Everything There Is To Know About the SAG-AFTRA Strike

Members of the Screen Actors Guild and American Federation of Television and Radio Artists, better known as SAG-AFTRA, officially announced on July 13 that they are on strike. This strike was led by a failed contract agreement between SAG-AFTRA and the Alliance of Motion Picture and Television Producers, an organization that represents television and film production companies. This decision marks both a crucial turning point in entertainment and a historical moment, as SAG-AFTRA joins the Writers Guild of America to go on strike together, which has not happened since 1960. 

In light of this news, here is everything there is to know about the SAG-AFTRA strike.

1. What is SAG-AFTRA?

Formed in the 1930s, SAG-AFTRA “brings together two great American labor unions: Screen Actors Guild and the American Federation of Television and Radio Artists,” according to the official SAG-AFTRA website. The website adds that the labor union represents “approximately 160,000 media artists, such as actors, announcers, singers, broadcast journalists and other media professionals to secure their strongest protections.

Per their mission statement, “SAG-AFTRA is committed to organizing all work done under our jurisdictions; negotiating the best wages, working conditions and health and pension benefits; preserving and expanding members’ work opportunities vigorously enforcing our contracts; and protecting members against unauthorized use of their work.”

Courtesy of SAG-AFTRA.

2. Why is SAG-AFTRA on strike?

According to Variety, SAG-AFTRA’s contract with the studios was set to expire on June 30 but was later extended for 12 days so both sides could make progress on an agreement. However, on July 12, the union and studios failed to produce a new agreement to both of their likings, resulting in the union going on strike. 

SAG-AFTRA President Fran Drescher announced the news at a press conference on July 13.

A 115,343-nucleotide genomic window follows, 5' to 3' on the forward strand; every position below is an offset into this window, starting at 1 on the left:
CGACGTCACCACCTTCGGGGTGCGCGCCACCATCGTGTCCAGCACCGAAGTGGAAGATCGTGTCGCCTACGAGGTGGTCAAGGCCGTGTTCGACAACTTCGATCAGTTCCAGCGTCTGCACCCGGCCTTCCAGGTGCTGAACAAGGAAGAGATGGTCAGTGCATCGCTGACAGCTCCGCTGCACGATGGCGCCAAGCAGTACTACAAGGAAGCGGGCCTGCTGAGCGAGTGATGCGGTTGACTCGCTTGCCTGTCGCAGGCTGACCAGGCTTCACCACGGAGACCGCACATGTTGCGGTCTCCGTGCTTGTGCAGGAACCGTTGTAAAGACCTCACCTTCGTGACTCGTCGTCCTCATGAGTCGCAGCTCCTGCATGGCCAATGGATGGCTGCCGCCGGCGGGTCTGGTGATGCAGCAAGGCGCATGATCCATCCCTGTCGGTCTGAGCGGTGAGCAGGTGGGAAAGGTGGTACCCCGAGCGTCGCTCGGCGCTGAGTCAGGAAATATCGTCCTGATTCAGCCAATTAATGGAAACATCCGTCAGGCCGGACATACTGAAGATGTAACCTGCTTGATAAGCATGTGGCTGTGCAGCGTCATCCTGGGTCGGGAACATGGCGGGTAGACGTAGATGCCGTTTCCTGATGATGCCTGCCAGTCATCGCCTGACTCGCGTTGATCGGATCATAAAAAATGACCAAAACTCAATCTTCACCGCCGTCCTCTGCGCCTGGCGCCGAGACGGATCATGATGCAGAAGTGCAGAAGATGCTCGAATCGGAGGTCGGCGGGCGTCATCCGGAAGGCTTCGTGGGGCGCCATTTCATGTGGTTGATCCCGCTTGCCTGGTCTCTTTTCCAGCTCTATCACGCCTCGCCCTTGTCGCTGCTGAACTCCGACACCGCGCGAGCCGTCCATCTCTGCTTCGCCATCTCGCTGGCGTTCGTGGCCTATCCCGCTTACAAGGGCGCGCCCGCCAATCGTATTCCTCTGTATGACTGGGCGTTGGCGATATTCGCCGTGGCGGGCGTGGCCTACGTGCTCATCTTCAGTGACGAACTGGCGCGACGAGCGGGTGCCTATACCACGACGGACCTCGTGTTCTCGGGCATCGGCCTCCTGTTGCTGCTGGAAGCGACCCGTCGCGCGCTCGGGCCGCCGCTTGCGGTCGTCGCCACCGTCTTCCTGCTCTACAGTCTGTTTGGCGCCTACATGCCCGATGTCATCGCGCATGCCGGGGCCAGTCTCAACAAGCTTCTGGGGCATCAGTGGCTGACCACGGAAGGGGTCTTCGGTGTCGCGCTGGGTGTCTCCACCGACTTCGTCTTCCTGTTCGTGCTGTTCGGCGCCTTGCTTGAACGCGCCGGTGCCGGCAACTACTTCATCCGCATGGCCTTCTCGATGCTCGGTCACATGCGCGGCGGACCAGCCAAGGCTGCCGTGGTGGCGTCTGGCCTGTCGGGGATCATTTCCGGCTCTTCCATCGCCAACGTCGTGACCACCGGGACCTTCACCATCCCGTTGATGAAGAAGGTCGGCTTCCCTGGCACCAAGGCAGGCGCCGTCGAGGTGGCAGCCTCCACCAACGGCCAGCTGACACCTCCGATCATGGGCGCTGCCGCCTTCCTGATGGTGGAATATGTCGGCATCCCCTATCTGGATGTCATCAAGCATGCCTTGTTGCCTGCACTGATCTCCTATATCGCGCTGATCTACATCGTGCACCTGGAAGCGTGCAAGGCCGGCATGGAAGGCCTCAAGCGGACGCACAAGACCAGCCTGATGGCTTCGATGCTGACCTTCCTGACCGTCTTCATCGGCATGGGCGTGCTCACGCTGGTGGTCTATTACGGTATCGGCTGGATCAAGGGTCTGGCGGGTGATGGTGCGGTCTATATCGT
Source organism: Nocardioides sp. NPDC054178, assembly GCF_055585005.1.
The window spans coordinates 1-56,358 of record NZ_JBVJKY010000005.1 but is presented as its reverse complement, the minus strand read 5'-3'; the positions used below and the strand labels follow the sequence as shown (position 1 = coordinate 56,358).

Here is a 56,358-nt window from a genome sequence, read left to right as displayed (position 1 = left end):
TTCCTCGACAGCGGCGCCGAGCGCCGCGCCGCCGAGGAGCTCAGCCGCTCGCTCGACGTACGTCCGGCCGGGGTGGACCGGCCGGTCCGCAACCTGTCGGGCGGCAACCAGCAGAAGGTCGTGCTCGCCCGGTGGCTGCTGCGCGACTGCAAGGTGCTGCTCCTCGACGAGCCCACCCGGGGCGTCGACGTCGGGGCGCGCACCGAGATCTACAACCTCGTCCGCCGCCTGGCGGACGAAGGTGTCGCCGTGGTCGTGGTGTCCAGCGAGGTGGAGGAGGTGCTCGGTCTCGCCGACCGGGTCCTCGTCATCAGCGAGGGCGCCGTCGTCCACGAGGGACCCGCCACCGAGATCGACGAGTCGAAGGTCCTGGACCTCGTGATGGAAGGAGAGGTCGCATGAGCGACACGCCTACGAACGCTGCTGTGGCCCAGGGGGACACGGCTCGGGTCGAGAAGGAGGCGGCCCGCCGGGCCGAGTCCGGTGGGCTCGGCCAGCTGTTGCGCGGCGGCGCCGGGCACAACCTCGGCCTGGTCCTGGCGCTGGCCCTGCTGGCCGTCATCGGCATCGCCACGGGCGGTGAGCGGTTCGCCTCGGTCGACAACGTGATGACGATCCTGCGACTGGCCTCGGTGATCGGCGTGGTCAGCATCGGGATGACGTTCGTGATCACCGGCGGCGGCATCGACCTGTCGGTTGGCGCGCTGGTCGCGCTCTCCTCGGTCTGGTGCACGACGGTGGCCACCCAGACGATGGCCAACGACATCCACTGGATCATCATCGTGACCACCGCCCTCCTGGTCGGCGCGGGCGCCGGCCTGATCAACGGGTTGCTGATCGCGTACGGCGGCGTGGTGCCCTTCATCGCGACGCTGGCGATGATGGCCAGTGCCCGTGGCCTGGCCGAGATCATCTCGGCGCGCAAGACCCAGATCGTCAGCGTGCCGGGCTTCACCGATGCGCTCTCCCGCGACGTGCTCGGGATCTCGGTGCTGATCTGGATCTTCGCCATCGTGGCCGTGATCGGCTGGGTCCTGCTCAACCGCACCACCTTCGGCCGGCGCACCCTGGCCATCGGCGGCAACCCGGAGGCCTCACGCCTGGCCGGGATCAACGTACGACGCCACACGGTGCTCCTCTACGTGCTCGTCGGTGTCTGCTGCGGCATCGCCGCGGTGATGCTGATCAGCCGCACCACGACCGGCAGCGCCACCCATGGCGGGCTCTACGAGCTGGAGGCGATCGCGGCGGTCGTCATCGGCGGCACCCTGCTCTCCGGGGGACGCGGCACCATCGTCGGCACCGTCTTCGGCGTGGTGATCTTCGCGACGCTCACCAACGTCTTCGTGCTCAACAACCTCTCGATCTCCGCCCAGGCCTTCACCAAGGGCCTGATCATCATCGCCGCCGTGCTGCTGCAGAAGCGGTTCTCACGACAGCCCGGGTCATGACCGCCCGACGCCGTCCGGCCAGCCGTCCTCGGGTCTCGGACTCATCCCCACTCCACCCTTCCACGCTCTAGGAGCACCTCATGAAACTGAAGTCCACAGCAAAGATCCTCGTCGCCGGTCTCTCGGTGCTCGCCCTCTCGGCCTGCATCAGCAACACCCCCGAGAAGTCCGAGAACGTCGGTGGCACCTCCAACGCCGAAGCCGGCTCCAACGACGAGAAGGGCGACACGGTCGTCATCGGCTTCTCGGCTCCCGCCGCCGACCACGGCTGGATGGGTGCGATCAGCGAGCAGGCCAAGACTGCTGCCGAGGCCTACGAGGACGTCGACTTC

“You cannot change the business model as much as it has changed and not expect the contract to change too,” Drescher said. “We are not going to keep doing incremental changes on a contract that no longer honors what is happening right now with this business model that was foisted upon us…We are labor and we stand tall and we demand respect and to be honored for our contribution.”

3. What is SAG-AFTRA asking for from the AMPTP?

In a 12-page proposal document from SAG-AFTRA, actors are seeking better compensation and benefit plans with the rise of streaming services and the new digital age. Their most critical issues proposed were a general wage increase and an increase in residuals to better reflect the value they bring to the streamers who profit from their labor. They also are seeking protections against AI’s impact on their work and requesting consent and compensation when a “digital replica” is made of a performer. 

Courtesy of SAG-AFTRA.

4. What are the strike rules for SAG-AFTRA members?

On the SAG-AFTRA FAQ page, actors cannot participate in any on-camera acting, singing, dancing, stunt work, puppeteering or motion capture work unless otherwise specified. They are also prohibited from doing off-camera work such as audio replacement, voice acting narration or stunt coordination.

Outside the studios, actors cannot do promotional work for their movies and/or TV shows. This includes stars not participating in interviews, press junkets, premieres/screenings or any other promotion for projects affiliated with the AMPTP. They are also prohibited from posting anything on social media related to studio projects or promotions, meaning they cannot post about their upcoming films or TV shows.

However, while the actor strike occurs, actors can continue to work on commercials, sound recordings and music videos, audiobooks, podcasts or television programs covered by the Network Code, which includes variety shows, talk shows, game shows and award shows. 

5. Is there anything the striking workers are asking the public to do?

Currently, both the SAG-AFTRA and WGA are only asking the public to follow their strike rules of not accepting or doing the work of a striking writer or actor, according to their non-member FAQ page. 

Beyond this, if you want to show support for the SAG-AFTRA and WGA, union members have strongly encouraged supporters to use their social media to boost the messages of both unions and/or join the picket lines and rallies to show unity during the strike.

By Destiny Esparza

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